Historical Society recognizes the Logan County Bar Association

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[May 04, 2016]  LINCOLN - With May 1st being National Law Day, the Logan County Genealogical & Historical Society is featuring the Logan County Bar Association in its window display at 114 N. Chicago Street in Lincoln.

Over the years the Genealogical & Historical Society has collected photographs of many of the county’s historic early lawyers. A brief history follows:

The Logan County Bar Association became its own entity in 1862. Lionel P. Lacey presided at the first meeting and William McGalliard served as secretary.

The first order of business was to draft a resolution of respect and appreciation upon the retirement of Judge David Davis from the circuit bench.

The first triumvirate of Logan County lawyers were Lacey, S. C. Parks, and W. H. Young. Parks and Young were the first lawyers of Logan County whose names appear on the rolls of the Illinois Supreme Court in l848. Judge Parks was known as the leading attorney of the early Logan County Bar.

Silas Beason came to the Logan County Bar Association in 1859 and became, “intimately identified with every public movement connected with the growth and progress of Logan County,” according to Lawrence B. Stringer’s history.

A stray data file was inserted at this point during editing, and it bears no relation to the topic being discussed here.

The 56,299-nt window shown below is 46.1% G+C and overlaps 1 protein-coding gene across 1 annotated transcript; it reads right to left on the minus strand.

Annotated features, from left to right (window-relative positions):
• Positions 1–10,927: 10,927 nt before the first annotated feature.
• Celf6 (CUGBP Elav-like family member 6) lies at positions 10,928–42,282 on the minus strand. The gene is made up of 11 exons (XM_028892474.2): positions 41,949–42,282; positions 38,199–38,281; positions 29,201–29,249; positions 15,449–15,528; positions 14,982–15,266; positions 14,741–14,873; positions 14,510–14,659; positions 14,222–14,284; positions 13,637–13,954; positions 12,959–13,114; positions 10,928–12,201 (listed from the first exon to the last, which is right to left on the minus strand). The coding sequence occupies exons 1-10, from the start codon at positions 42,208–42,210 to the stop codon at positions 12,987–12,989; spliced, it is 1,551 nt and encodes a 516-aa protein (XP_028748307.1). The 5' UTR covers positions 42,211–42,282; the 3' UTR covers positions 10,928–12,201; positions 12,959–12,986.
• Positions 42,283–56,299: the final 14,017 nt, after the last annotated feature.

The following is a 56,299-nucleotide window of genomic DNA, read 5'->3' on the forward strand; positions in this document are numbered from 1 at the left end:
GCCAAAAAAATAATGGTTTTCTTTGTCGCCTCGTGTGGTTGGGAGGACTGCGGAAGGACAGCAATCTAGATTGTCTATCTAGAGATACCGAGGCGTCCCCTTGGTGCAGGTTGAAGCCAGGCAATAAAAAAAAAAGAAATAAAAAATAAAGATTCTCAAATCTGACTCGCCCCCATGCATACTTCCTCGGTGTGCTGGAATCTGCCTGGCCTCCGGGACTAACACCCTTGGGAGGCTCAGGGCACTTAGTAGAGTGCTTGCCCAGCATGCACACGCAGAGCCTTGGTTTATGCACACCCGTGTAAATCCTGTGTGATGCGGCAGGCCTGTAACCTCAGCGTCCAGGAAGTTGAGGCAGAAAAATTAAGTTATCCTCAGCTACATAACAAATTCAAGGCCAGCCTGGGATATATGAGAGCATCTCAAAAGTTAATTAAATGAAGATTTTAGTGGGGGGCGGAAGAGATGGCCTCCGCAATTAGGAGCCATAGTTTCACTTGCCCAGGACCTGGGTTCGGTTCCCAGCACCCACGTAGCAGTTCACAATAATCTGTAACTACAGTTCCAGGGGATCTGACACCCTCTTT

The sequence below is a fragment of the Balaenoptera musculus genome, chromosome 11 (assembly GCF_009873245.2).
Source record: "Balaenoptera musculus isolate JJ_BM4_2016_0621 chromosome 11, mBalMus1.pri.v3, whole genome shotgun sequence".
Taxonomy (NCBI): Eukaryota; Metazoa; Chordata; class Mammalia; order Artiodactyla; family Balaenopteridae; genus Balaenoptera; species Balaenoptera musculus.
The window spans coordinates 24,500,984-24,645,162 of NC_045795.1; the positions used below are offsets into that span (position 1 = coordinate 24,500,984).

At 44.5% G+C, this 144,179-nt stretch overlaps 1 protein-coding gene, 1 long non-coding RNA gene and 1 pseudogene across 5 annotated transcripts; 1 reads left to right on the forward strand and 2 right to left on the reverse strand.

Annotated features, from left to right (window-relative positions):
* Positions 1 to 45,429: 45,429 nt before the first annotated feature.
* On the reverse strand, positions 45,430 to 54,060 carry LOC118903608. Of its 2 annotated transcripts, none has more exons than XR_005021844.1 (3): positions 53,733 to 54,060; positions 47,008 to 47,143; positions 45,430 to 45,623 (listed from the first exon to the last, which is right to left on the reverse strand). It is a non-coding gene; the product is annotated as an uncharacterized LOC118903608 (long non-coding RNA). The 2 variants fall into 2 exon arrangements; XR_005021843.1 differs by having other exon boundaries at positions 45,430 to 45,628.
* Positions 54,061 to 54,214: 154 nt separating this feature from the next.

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In the 1860’s members of the Logan County Bar Association included McGalliard, William Springer, David T. Littler, William P. Callon, W. B. Jones, David H. Harts, P. W. Harts, George H. Campbell, George S. Dana, H. W. Dana, Stephen A. Foley, James T. Hoblit, Edmund Lynch, Edward D. Blinn, Robert Orendorff, Albert H. Alkire, William P. Hackney, A. C. Edwards, William B. Mann, Rufus Mayfield and Frank Fisk.

There were 557 Civil cases, 147 Chancery cases, and 62 People’s cases at the first term in 1860.

McGalliard was recognized as a foremost leader at the Logan County Bar Association serving in the state legislature, as a special adviser to William Scully, and was often identified with the establishment of Lincoln University.

David Harts was admitted to the bar in 1866 and was identified with the progress of the City of Lincoln for thirty years.

[Diane Osborn]

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